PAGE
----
A collection of Makefiles and related tools supporting the following features:
- Simple conversion of README.rst files to README.html files using docutils.
- A fairly complete automatic build system.
Note that subsets of these features are provided by various named branches in the repository.
Each new component can provide the following (replacing * with the component name):
- help.*: Component specific help (should simply be a list of targets and descriptions).
- clean.*: Component specific clean commands.
- debug.*: Component specific debug commands.
To hook these into the common functionality (provided by help.mk) these should be added to help.targets, clean.targets, and debug.targets. See rst2html.mk for a simple example.
Requires the rst2html.py script which is provided by the docutils package. (The script location can be customized by the RST2HTML variable.)
A simple use (I have started using this for all my projects) is to include a top-level Makefile of the form:
makefiles_dir = .makefiles include $(makefiles_dir)/rst2html.mk
By default, this will convert README.rst files to README.html files in the same directory (you might like to ignore these in your .hgignore file for example). You can customize this behaviour with the following variables:
- README (= README.rst):
- Name of input files.
- Input directory. This will be searched using find "$(RST_HTML_INPUT)" -type f -name "$(README)".
- Output directory (will have the same directory structure as the input directory.)
- RST2HTML (= rst2html.py):
- Name of rst2html.py command.
If you want to include the static analysis checking, then make sure you have the following in your Makefile:
makefiles_dir = .makefiles include $(makefiles_dir)/check.mk check: check-pylint check-pep8 ...
Add whatever static checkers you like. Then you can run these (from flymake mode in Emacs for example) with:
$ make check tst.py
See the check.mk file for details about supported check targets and how customize the behaviour by specifying rc files.
Automatic Build System
Most of the files here are for an automatic build system using GNU make with the following behaviour:
Automatic location of source files and generation of prerequisites (using compiler flags).
- All build products go in a separate folder (typically called build) that
can be simply removed to clean up.
- Optional flat or nested structure in this directory. (In the latter case,
the executables are sym-linked to the top-level of the build directory.)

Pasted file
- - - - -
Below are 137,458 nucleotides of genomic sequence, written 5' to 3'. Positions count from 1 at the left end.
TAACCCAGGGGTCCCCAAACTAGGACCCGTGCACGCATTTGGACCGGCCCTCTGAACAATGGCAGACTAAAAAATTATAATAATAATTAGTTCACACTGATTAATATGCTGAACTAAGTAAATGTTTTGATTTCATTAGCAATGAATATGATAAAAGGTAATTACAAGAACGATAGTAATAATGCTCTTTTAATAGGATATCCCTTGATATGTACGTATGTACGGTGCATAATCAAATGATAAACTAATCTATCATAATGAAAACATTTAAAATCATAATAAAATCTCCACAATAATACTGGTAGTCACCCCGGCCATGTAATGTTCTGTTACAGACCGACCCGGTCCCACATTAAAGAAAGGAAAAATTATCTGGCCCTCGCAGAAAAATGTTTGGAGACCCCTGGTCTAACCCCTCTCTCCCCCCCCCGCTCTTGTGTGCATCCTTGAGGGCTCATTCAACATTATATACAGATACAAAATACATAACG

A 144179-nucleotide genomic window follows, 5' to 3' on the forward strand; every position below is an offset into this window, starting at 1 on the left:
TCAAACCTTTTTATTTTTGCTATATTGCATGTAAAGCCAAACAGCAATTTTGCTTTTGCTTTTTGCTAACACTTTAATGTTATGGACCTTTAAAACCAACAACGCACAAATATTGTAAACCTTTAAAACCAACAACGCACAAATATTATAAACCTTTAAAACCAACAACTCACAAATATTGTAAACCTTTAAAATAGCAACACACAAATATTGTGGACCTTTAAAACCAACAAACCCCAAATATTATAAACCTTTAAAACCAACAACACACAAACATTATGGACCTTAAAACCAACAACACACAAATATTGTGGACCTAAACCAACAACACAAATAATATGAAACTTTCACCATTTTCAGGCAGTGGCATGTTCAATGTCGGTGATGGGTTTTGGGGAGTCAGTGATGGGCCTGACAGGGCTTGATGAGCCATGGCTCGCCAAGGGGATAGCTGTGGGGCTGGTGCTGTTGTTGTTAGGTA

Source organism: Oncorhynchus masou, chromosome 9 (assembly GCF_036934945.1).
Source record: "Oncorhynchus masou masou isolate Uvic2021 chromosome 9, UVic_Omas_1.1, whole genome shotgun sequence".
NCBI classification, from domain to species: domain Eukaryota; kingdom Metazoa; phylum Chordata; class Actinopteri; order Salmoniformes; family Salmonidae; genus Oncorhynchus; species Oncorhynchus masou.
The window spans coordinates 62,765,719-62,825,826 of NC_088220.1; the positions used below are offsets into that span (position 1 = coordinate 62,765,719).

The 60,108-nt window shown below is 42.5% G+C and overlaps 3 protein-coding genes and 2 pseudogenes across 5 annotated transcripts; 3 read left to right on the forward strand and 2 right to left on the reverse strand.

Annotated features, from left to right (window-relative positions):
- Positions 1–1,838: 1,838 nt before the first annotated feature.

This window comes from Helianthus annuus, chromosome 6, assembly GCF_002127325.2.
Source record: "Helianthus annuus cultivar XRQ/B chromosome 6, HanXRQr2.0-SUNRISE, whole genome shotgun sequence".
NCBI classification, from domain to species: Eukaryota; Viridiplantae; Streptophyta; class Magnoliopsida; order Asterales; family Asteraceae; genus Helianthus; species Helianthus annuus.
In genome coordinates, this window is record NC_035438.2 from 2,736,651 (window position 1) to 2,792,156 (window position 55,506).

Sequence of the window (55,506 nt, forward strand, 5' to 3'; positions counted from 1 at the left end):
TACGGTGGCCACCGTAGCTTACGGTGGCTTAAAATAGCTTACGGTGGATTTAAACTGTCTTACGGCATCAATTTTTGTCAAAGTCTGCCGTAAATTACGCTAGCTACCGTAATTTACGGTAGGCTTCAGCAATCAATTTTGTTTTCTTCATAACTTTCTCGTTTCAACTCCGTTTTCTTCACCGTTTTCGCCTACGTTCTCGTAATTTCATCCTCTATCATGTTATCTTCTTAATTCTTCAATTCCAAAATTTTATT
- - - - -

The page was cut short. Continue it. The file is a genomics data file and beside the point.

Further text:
Typical usage is to install this package into a directory makefiles in your project, and then copy Makefile.example to the top level Makefile, editing as appropriate.
- Factoring of common platform independent functionality such as generic compiler flags and common library locations (relative to $HOME for example.)
- Platform dependent overrides, library location etc. Right now this this is geared towards the computers I use, but should be easy to modify.
- Customized rules to support output in the build directory, linking, etc. without using $(VPATH). Also has some Fortran 90 rules.
- Provided so that the top-level setup.py can use the new distribute project for distributing python.
These files should not have to be modified on a per-project basis (if you need to make a modification, try to make it general and let me know so I can include the modification here). All project-specific information should be specified in a Makefile at the top level of the project that is based on Makefile.example.
Executable names must be the same as the source file containing main().
Executable names must not start with lib (we filter these out when generating the phony targets.)
There are no shortcuts for specifying library targets: you must include the full path of both the library and the object files such as:
targets += $(build_dir)/libname.a($(build_dir)/obj/dirname/name.o)
My recommendation for using this project is to follow Rusty Klophaus' suggestions of Submodules and Subrepos Done Right: I clone this repository into my project, then version control all of the files with the project (since they are an integral part) but use his subhg command to keep the makefiles in sync with the bitbucket project. Thus, I do the following:
cd MyProject hg clone ssh://email@example.com/mforbes/makefiles .makefiles cp .makefiles/Makefile.example Makefile emacs Makefile # Customize as required # The next step is optional and only of use if you want to track changes in # this project or contributed. You will need to have the subhg script # defined and your mercurial environment setup as described in Rusty's blog. # If you do not want to do this, just remove the .hg directory: #rm -rf .makefiles/.hg cd .makefiles subhg setup cd .. # Now add your changes, commit, etc. hg add hg commit -m "Added Makefile and .makefiles directory"